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December 2, 2014

Jonathan Tobin: Defending the Right to a Jewish State

Heather Hale: Compliment your kids without giving them big heads

Megan Shauri: 10 ways you are ruining your own happiness

Carolyn Bigda: 8 Best Dividend Stocks for 2015

Kiplinger's Personal Finance editors: 7 Things You Didn't Know About Paying Off Student Loans

Samantha Olson: The Crucial Mistake 55% Of Parents Are Making At Their Baby's Bedtime

Densie Well, Ph.D., R.D. Open your eyes to yellow vegetables

The Kosher Gourmet by Megan Gordon With its colorful cache of purples and oranges and reds, COLLARD GREEN SLAW is a marvelous mood booster --- not to mention just downright delish
April 18, 2014

Rabbi Yonason Goldson: Clarifying one of the greatest philosophical conundrums in theology

Caroline B. Glick: The disappearance of US will

Megan Wallgren: 10 things I've learned from my teenagers

Lizette Borreli: Green Tea Boosts Brain Power, May Help Treat Dementia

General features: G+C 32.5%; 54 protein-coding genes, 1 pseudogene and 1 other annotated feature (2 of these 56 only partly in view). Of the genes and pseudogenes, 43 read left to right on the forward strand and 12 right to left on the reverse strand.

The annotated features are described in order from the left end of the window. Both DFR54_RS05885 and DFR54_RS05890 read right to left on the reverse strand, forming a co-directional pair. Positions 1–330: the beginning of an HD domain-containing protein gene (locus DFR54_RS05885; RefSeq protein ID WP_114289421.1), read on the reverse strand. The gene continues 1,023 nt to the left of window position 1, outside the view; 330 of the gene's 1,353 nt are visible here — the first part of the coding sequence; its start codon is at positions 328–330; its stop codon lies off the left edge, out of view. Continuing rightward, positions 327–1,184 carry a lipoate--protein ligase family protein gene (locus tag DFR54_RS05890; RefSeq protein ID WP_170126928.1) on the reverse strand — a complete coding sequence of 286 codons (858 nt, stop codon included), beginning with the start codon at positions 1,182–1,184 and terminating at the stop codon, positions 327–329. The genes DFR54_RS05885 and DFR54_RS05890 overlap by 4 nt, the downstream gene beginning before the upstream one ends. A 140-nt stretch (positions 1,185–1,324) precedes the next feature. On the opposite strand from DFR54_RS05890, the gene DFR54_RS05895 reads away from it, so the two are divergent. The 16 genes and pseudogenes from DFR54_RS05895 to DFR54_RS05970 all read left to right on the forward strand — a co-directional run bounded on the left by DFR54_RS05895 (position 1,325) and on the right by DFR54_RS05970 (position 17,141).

John Ericson: Trying hard to be 'positive' but never succeeding? Blame Your Brain

The Kosher Gourmet by Julie Rothman Almondy, flourless torta del re (Italian king's cake), has royal roots, is simple to make, . . . but devour it because it's simply delicious

April 14, 2014

Rabbi Dr Naftali Brawer: Passover frees us from the tyranny of time

Greg Crosby: Passing Over Religion

Eric Schulzke: First degree: How America really recovered from a murder epidemic

Georgia Lee: When love is not enough: Teaching your kids about the realities of adult relationships

Cameron Huddleston: Freebies for Your Lawn and Garden

Gordon Pape: How you can tell if your financial adviser is setting you up for potential ruin